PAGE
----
November 13, 2022

A Very Dry Week When It Should Be Wet

The weather gods are being extra kind to us this year, providing a usually dry period during the climatologically wettest time of the year.

To illustrate, here is the climatological probability of receiving a hundredth of an inch or more in Seattle over the year.  The climatological probability of rain each day is over 60% from November 7 through mid-December.  This is typically the wettest time of the year!


The forecast for this week?    Absolutely dry with plenty of sun.   Take a look at the forecast precipitation total through Saturday at 4 PM.  No rain over the Northwest and California.

The reason for these dry conditions?   The big West Coast ridge is back, as shown by an upper-level map (500 hPa, about 18,000 ft) on Tuesday around 4 PM.   The solid lines are heights, but you can think of them as the pressure at around 18,000 ft. 


To get a better view of the upper-level situation, the following map is at the same level, with the shading showing the anomalies from climatology (normal).  Red colord indicate above-normal 500-hPa heights and blue/green are the opposite.  

You can see our ridge has "bookend" troughs of low pressures/heights.   This is a very stable pattern, called an omega block.  We will be dry, but the eastern half of the U.S. will be cold and wet.




It does appear that this pattern is destined to breakdown next Sunday, with the 72hr precipitation totals ending on Wednesday the 23rd being quite soggy (see forecast below).

My advice...enjoy the pleasant weather this week, with highs in the lowlands around 50F.   It won't last.





9 comments:

  1. Wind tower blades were motionless today NW of Ellensburg. The BPA 5-minute chart- likewise.

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  2. Time to revisit the European model forecast (10/27 blog post)? November was tracking below normal even before this now entirely dry week up ahead. We've had so little rain for so long, hoping that this is the last dry stretch for a long time!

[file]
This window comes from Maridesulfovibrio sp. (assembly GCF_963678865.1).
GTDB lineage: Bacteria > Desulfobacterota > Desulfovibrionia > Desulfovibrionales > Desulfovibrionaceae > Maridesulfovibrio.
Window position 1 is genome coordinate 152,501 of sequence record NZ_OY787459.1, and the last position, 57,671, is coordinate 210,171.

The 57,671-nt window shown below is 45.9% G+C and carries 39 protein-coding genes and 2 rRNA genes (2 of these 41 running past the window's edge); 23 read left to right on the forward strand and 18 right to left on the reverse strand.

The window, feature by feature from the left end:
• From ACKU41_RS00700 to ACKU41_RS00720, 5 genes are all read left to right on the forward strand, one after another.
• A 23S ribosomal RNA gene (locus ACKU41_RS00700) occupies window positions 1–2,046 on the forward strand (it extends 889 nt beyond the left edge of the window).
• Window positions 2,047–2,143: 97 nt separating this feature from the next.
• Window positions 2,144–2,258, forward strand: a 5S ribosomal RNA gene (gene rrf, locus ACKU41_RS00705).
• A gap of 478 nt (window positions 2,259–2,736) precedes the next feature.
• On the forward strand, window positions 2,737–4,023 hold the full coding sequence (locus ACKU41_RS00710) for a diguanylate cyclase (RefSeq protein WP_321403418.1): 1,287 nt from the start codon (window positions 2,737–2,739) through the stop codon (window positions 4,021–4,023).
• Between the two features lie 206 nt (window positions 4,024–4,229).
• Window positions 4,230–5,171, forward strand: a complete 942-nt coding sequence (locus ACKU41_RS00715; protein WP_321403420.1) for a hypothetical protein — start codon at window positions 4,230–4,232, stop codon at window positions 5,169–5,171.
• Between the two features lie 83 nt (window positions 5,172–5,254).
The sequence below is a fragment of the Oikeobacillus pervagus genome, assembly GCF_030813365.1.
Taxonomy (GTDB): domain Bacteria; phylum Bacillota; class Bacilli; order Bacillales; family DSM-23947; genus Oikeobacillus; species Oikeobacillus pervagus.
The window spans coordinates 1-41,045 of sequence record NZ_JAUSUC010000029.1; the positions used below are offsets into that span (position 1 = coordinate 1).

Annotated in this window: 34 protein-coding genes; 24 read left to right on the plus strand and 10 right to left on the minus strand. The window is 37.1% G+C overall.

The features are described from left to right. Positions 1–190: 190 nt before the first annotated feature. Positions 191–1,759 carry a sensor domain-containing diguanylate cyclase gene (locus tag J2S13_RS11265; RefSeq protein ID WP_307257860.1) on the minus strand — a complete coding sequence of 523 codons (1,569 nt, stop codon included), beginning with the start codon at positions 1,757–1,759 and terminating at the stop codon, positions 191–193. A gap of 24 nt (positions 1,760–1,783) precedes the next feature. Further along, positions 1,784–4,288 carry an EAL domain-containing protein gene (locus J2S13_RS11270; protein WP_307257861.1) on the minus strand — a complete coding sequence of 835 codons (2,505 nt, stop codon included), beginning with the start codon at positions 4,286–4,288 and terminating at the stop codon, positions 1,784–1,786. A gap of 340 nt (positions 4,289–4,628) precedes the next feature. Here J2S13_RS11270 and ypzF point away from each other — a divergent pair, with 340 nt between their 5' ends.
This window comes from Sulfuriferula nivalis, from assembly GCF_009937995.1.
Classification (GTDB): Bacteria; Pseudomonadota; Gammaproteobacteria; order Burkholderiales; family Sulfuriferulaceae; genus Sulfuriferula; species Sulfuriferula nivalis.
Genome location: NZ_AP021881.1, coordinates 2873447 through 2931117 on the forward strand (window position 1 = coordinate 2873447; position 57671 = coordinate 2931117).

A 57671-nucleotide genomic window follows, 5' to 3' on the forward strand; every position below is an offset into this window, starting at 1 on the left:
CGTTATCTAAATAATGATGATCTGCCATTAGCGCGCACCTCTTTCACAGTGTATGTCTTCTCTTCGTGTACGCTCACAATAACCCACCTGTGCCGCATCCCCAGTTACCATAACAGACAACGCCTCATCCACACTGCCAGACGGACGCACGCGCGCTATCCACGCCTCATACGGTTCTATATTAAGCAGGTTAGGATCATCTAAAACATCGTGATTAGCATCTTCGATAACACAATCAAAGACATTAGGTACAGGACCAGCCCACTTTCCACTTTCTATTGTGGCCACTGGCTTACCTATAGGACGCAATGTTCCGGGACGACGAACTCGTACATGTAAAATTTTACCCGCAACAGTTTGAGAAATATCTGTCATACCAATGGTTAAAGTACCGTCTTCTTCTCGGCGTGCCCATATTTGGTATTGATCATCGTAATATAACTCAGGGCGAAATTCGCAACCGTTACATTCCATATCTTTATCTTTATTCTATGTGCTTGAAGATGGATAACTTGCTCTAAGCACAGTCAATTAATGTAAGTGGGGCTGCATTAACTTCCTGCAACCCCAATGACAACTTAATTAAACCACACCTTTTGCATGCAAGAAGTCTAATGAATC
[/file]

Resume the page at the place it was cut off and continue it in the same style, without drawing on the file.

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    Replies
    1. Have you already forgot the many inches of rain we got just a week and a half ago?

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  3. Can't say I'm a fan of the freezing cold mornings. I'd gladly trade the sunshine for some warmer air.

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  4. The air quality around Seattle has unfortunately been sub par the past 3-4 days thanks to what I've heard are fires burning down by Mt. Rainier.

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  5. Everything I've seen suggests that there have been similar periods - weather patterns - in the 1940's and 1980's. How do those relate to Nino's and Nina's? I'm not sure when those ocean current patterns (cycles) were named and recognized - wouldn't mind learning more about that topic. For the moment, I'm still enjoying the break from constant wet-wet-wet. (Note that I've often observed "early cold" starts becoming "warm-wet winters," for the balance of the season (Jan-April).)

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    Replies
    1. You had like the last 4-5 months of record breaking dry. I think it’s time we get back to “wet-wet-wet”

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  6. It wouldn't be Thanksgiving week without sloppy weatheršŸ˜‚ The only item missing is the regulation windstorm to usher in the 1/2 cooked turkey...

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  7. Blame it on La Nina. BTW, Is it true what I suspect: That La Nina and El Nino are happening closer together than in the late 20th century, with less time in between for La Nada (i.e., "normal") conditions?

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